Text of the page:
Pope Benedict XVI, carrying a tall, lit candle, ushered in Christianity's most joyous celebration with an Easter vigil service Saturday night but voiced fears that mankind is groping in darkness, unable to distinguish good from evil.
"Life is stronger than death. Good is stronger than evil. Love is stronger than hate. Truth is stronger than lies," Benedict, wearing white robes as a symbol of new life, told the faithful in a packed St. Peter's Basilica.
Still, Benedict worried in his homily: "The darkness that poses a real threat to mankind, after all, is the fact that he can see and investigate tangible material things but cannot see where the world is going or whence it comes, where our own life is going, what is good and what is evil."
"The darkness enshrouding God and obscuring values is the real threat to our existence and to the world in general," the pope said.
"If God and moral values, the difference between good and evil, remain in darkness, then all other lights that put such incredible technical feats within our reach are not only progress but also dangers that put us and the world at risk," he added.
The service began dramatically. The basilica was almost pitch-black as the thousands of faithful in pews awaited Benedict's arrival. After aides lit the candle for the pope, Benedict climbed onto a raised platform that was wheeled up the long main aisle to the central altar. The device is used to save wear and tear on the pontiff, who turns 85 on April 16.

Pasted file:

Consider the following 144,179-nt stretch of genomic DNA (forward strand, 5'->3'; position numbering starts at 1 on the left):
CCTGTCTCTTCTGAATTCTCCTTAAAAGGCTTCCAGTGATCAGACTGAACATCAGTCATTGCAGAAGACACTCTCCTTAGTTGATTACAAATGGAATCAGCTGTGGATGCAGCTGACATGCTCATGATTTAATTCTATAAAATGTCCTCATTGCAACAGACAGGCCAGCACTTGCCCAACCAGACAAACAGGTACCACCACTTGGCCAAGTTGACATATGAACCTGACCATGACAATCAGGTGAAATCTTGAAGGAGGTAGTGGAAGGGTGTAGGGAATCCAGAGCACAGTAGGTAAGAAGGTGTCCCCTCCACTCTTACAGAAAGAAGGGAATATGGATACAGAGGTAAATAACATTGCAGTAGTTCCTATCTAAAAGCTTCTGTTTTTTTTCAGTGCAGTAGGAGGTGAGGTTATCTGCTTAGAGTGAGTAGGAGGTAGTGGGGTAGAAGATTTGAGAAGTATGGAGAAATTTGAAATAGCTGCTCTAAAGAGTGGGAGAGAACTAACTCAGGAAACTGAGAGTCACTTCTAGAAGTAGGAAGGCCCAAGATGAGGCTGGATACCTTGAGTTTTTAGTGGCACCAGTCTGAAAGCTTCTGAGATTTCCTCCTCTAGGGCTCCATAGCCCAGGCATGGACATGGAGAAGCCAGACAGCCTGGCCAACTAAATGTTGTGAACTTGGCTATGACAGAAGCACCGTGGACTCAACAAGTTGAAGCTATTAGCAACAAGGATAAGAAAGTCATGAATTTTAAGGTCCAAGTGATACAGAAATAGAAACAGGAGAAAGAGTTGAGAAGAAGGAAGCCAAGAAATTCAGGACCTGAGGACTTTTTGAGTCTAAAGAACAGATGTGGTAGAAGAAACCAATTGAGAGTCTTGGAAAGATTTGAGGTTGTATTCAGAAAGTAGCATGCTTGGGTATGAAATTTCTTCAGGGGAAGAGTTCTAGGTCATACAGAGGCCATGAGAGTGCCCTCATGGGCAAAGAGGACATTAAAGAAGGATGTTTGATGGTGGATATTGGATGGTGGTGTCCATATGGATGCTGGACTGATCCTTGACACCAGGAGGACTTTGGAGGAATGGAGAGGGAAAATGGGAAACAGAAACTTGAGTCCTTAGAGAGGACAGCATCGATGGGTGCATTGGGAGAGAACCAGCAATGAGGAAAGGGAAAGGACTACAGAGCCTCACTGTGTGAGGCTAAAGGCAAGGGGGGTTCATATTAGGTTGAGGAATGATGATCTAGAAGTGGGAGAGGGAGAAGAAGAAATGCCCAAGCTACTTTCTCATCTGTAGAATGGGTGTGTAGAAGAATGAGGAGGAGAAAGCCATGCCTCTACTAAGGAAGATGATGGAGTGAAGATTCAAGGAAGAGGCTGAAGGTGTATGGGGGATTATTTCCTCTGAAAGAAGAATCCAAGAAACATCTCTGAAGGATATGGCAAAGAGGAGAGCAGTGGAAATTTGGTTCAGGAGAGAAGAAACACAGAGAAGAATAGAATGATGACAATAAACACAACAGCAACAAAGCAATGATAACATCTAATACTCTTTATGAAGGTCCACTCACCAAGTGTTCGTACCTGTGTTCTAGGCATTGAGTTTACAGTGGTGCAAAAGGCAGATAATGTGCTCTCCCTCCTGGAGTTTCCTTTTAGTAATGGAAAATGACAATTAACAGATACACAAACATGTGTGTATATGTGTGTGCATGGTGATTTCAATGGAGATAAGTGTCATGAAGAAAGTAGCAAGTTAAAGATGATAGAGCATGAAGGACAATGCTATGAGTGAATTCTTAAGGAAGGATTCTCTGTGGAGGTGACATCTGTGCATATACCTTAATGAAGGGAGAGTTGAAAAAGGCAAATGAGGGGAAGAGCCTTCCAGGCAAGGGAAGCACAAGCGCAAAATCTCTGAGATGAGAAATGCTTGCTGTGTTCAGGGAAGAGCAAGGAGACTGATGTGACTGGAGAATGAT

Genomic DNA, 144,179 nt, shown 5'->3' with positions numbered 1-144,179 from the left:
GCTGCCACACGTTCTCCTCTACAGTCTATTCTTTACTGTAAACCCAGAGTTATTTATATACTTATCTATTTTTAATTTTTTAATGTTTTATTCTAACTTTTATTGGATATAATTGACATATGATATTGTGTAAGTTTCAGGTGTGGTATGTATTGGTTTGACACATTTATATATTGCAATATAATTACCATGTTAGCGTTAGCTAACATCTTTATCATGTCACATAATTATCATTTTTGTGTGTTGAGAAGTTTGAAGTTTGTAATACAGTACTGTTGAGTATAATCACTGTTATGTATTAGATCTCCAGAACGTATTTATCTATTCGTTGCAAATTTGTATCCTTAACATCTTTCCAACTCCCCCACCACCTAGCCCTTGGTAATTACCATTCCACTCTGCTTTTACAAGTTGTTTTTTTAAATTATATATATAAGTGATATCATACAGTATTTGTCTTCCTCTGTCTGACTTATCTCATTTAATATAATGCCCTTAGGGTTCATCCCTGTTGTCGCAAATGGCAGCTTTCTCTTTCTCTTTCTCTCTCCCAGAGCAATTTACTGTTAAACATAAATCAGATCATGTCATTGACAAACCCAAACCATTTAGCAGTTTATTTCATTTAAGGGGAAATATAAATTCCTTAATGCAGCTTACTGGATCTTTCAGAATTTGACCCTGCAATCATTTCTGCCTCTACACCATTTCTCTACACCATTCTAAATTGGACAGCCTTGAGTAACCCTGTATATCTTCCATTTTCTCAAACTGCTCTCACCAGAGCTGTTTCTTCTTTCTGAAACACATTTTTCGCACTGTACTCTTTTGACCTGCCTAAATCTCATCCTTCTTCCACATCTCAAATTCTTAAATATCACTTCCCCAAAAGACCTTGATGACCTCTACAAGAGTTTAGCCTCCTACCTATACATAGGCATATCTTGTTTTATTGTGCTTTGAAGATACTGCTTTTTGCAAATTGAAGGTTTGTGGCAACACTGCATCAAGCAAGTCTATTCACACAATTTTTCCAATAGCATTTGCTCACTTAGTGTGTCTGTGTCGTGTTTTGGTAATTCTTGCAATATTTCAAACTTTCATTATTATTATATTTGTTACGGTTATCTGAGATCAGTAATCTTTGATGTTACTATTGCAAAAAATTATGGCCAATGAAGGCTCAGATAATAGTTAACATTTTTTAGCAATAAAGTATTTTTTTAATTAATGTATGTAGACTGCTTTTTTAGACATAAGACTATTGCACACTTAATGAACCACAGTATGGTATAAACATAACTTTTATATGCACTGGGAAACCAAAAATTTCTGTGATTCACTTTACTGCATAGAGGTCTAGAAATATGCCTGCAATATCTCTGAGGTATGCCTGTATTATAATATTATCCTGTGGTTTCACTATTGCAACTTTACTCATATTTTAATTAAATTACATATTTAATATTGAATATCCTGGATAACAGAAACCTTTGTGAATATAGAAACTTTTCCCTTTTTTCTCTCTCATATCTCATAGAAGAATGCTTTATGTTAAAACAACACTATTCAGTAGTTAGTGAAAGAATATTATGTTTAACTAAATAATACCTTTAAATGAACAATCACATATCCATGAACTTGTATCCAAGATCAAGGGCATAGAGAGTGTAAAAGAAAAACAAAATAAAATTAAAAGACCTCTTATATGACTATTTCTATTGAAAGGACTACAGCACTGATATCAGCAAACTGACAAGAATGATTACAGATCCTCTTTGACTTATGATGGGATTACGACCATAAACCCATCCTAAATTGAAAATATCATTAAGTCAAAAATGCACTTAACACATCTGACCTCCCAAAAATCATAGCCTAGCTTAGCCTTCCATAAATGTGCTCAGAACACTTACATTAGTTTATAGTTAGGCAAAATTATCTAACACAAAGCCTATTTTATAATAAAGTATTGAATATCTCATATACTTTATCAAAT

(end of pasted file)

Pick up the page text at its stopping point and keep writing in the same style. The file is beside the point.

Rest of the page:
Benedict, who has made the environment a theme of his papacy, made a reference to urban pollution in his homily. "Today we can illuminate our cities so brightly that the stars in the sky are no longer visible," he said. "Is this not an image of the problems caused by our version of enlightenment?"
"With regard to material things, our knowledge and our technical accomplishments are legion, but what reaches beyond, the things of God and the question of good, we can no longer identify," Benedict added, saying that faith was the "true enlightenment."
During the vigil ceremony, Benedict welcomed eight adult converts to the church.
This morning, Benedict will lead Easter Mass in St. Peter's Square, then deliver a speech from the central balcony of the basilica.
In Jerusalem, thousands of Christians gathered Saturday near the Church of the Holy Sepulcher and marched in processions brimming with tradition, taking turns to pray in the site where they believe Jesus was slain and buried.
They were led by Palestinian guards in black costumes richly embroidered with gold, topped with scarlet rimless hats. They rhythmically pounded their staffs on the cobblestone ground, providing a beat for believers to march.
They were followed by Franciscan monks in plain brown robes, clerics in black garb, and then laymen.
The believers congregated for prayer in the Holy Sepulcher.